“Clumsy but genuine errors” prompt PNAS correction

Some accidental mistakes have led researchers to issue a long correction to a 2016 PNAS paper.

According to the notice, when the cell biology paper’s corresponding authors became aware of duplications in two images, they immediately notified the journal and the University of Nottingham. After examining the original data archives, the university found that the authors generated the correct images, but the person who prepared the figures selected the wrong images from the data archive.

According to John Atherton, faculty pro-vice-chancellor for the Faculty of Medicine and Health Sciences at the University of Nottingham in the UK, who oversaw the investigation:

…both were clumsy but genuine errors. We’re as sure as we can be that there’s no deliberate fraud going on here.

Atherton explained that the issues came to the attention of the paper’s senior author when a colleague from another university noticed possibly duplicated images within two figures. The senior author then notified the journal and university, prompting an investigation.

Atherton commissioned an expert who wasn’t involved with the study; Atherton and the expert found:

All the images and data were stored on the computer and date-stamped. We could see that the data had not been changed. We also went through all the data to see whether we could reproduce the graphs, and we could.

In one figure, the university found an identical image in two of 18 panels. Atherton noted:

It’s difficult to say how this happened. There were lots of other images stored at the same time, but for some reason, one of the authors selected the same image and put it in two places.

In the second figure, the university identified overlap between two panels, what appeared to be a “drag and drop error.”

The university recommended that:

…corrected figures should be submitted to the journal for peer review

According to the notice:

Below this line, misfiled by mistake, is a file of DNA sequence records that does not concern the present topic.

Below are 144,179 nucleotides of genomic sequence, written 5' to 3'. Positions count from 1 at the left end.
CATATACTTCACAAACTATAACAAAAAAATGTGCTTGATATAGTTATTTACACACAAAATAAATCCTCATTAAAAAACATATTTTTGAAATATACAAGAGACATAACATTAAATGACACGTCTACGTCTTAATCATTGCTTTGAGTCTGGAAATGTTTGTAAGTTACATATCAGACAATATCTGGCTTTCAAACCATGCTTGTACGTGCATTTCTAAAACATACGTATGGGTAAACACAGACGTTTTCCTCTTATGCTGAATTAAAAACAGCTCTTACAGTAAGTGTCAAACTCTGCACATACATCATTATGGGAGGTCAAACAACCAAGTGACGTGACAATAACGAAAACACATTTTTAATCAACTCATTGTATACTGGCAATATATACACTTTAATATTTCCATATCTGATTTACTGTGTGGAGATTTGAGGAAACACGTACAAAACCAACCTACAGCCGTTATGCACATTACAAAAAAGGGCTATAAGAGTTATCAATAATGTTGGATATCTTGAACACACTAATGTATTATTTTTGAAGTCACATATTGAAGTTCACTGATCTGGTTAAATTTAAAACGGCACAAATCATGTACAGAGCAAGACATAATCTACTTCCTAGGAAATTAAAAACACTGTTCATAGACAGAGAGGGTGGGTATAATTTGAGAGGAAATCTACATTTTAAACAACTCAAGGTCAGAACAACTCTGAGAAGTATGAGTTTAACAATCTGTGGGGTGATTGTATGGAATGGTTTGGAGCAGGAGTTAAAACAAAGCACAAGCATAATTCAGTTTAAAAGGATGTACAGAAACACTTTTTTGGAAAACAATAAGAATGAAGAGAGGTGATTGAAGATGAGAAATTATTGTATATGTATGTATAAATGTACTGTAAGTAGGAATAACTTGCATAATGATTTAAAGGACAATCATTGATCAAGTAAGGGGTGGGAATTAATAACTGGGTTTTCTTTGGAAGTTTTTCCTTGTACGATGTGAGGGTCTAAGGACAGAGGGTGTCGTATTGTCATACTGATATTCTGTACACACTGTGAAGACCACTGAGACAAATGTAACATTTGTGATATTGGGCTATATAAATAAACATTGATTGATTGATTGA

The corrected figures have been evaluated by the editor and reviewers and approved for publication.

Here’s the detailed correction notice, which includes the corrected figures:

The corresponding authors were recently made aware of errors in Figs. 2 and 3 that required investigation. The journal editor was informed immediately and the University of Nottingham conducted an investigation into the cause(s) of the errors, their implications for the validity of the conclusions of the paper, and whether appropriate corrections could be submitted. This investigation was overseen by a member of the University Executive Board and was independent of the authors. The investigation concluded that the errors were caused by accidental mistakes in the preparation of the figures. The author who prepared the figures selected incorrect images from the data archive. By investigating the original data archives, it was concluded that (1) the correct images were available at the time of figure preparation; (2) the correct images were similar in key features of scientific relevance to the experiments; and (3) the correct images were archived with original filenames that stated the experimental conditions and sample types when cross-referenced to laboratory book records. The investigation concluded that corrected figures should be submitted to the journal for peer review.

Highly efficient delivery of functional cargoes by the synergistic effect of GAG binding motifs and cell-penetrating peptides” has been cited nine times, according to Clarivate Analytics’ Web of Science, formerly part of Thomson Reuters.

We reached out to corresponding authors James E. Dixon and Kevin M. Shakesheff, both from the Centre of Biomolecular Sciences at the University of Nottingham, and will update the post if we hear back.

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